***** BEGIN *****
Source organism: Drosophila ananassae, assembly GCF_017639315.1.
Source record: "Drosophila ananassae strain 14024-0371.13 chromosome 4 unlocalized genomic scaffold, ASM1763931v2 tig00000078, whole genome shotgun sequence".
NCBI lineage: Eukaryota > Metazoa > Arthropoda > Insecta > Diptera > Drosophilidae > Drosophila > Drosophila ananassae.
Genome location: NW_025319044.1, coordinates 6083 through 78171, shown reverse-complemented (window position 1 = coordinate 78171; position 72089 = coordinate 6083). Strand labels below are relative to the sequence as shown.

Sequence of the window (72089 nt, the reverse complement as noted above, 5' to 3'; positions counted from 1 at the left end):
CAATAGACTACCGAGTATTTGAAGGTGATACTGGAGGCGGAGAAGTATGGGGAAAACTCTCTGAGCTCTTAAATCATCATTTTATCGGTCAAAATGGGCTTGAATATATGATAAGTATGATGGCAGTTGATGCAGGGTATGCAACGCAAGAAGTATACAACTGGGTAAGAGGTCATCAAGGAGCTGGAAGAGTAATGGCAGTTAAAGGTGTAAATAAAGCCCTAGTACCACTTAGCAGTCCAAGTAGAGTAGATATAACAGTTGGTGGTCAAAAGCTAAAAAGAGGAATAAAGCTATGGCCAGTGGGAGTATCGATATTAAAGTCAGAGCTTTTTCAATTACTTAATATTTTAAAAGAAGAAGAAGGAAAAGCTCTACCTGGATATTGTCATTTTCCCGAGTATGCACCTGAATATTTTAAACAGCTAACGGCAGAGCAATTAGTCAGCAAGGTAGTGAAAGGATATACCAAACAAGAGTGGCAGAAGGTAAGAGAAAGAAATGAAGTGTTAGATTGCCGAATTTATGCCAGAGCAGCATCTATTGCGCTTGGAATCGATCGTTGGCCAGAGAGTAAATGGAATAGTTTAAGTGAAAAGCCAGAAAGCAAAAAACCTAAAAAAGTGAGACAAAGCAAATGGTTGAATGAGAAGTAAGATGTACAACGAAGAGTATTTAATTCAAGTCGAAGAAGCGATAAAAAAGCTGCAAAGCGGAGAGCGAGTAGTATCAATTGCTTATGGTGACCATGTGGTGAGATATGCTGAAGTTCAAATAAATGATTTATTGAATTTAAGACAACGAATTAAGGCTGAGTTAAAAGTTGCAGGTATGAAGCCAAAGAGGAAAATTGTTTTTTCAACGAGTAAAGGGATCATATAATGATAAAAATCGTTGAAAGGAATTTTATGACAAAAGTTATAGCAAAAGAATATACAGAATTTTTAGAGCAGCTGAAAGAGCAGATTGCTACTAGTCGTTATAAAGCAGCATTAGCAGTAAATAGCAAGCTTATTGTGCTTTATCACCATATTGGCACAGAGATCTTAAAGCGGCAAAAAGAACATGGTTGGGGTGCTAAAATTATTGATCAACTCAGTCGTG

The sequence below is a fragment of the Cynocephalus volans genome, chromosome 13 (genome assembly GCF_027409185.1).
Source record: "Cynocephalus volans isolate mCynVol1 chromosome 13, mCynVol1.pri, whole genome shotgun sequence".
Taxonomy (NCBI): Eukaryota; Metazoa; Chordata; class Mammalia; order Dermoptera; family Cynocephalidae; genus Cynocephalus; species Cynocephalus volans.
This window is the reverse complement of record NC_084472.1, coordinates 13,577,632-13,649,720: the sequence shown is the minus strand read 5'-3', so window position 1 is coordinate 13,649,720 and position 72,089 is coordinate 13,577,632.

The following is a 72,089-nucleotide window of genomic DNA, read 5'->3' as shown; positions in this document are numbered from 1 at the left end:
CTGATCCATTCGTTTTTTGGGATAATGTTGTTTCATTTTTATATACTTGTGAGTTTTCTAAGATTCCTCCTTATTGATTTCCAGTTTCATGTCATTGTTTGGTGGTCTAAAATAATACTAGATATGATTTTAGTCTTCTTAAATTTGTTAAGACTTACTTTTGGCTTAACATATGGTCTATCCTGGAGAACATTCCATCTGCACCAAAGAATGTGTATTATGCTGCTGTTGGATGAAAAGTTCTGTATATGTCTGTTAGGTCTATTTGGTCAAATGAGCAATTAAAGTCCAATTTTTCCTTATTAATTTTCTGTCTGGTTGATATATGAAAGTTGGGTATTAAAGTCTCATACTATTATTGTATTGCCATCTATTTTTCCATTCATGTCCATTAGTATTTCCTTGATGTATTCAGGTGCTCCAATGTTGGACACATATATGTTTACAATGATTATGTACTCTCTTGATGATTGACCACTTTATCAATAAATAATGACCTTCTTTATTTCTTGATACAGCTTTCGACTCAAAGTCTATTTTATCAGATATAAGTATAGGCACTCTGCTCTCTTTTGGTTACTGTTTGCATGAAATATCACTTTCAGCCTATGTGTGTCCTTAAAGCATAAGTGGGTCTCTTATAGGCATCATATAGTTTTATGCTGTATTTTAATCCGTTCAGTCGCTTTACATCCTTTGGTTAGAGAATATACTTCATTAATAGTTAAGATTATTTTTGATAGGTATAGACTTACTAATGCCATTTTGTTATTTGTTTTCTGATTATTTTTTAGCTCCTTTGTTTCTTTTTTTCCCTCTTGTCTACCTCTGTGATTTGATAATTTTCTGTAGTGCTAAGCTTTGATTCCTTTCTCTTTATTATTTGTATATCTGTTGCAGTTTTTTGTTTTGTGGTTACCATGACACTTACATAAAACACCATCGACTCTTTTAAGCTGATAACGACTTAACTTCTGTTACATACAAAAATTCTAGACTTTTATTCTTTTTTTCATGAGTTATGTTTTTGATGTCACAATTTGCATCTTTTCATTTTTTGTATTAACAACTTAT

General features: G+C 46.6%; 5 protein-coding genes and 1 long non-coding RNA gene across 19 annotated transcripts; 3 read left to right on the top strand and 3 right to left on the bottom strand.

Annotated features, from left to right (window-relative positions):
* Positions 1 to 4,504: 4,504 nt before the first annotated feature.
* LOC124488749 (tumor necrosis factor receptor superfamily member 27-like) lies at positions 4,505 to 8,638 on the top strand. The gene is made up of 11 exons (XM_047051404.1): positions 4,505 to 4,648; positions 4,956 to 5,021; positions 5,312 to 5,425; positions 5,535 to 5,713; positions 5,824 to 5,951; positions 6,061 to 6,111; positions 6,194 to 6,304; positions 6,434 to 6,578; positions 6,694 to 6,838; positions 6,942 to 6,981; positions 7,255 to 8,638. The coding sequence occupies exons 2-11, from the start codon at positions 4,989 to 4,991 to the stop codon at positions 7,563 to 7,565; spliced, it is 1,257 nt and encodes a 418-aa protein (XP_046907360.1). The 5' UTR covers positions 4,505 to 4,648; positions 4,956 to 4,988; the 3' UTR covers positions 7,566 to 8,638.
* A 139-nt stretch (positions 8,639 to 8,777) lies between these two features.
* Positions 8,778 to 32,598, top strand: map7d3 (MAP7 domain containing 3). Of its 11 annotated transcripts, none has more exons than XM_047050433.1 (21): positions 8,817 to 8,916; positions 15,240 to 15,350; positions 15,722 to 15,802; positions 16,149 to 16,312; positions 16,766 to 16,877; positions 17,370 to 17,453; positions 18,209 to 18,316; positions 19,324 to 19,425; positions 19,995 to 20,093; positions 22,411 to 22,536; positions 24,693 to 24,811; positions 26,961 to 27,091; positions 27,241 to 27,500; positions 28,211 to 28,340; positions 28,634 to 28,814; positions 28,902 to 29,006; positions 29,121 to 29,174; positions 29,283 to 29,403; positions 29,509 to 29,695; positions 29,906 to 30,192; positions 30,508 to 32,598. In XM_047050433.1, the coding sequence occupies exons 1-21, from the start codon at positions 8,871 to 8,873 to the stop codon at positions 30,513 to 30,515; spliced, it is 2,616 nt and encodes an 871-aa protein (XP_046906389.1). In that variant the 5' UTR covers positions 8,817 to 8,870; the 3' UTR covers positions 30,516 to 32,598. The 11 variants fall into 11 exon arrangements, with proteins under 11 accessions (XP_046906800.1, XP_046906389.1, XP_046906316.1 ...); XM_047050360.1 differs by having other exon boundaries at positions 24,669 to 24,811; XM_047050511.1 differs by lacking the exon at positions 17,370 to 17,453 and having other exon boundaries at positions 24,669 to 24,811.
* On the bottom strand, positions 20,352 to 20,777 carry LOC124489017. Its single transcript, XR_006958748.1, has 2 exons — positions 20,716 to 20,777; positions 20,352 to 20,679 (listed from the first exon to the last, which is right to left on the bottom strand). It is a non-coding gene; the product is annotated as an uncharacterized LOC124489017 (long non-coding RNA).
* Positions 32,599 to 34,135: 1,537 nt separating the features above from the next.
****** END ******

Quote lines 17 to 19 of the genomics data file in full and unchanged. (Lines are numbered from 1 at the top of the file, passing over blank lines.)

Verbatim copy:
* A 139-nt stretch (positions 8,639 to 8,777) lies between these two features.
* Positions 8,778 to 32,598, top strand: map7d3 (MAP7 domain containing 3). Of its 11 annotated transcripts, none has more exons than XM_047050433.1 (21): positions 8,817 to 8,916; positions 15,240 to 15,350; positions 15,722 to 15,802; positions 16,149 to 16,312; positions 16,766 to 16,877; positions 17,370 to 17,453; positions 18,209 to 18,316; positions 19,324 to 19,425; positions 19,995 to 20,093; positions 22,411 to 22,536; positions 24,693 to 24,811; positions 26,961 to 27,091; positions 27,241 to 27,500; positions 28,211 to 28,340; positions 28,634 to 28,814; positions 28,902 to 29,006; positions 29,121 to 29,174; positions 29,283 to 29,403; positions 29,509 to 29,695; positions 29,906 to 30,192; positions 30,508 to 32,598. In XM_047050433.1, the coding sequence occupies exons 1-21, from the start codon at positions 8,871 to 8,873 to the stop codon at positions 30,513 to 30,515; spliced, it is 2,616 nt and encodes an 871-aa protein (XP_046906389.1). In that variant the 5' UTR covers positions 8,817 to 8,870; the 3' UTR covers positions 30,516 to 32,598. The 11 variants fall into 11 exon arrangements, with proteins under 11 accessions (XP_046906800.1, XP_046906389.1, XP_046906316.1 ...); XM_047050360.1 differs by having other exon boundaries at positions 24,669 to 24,811; XM_047050511.1 differs by lacking the exon at positions 17,370 to 17,453 and having other exon boundaries at positions 24,669 to 24,811.
* On the bottom strand, positions 20,352 to 20,777 carry LOC124489017. Its single transcript, XR_006958748.1, has 2 exons — positions 20,716 to 20,777; positions 20,352 to 20,679 (listed from the first exon to the last, which is right to left on the bottom strand). It is a non-coding gene; the product is annotated as an uncharacterized LOC124489017 (long non-coding RNA).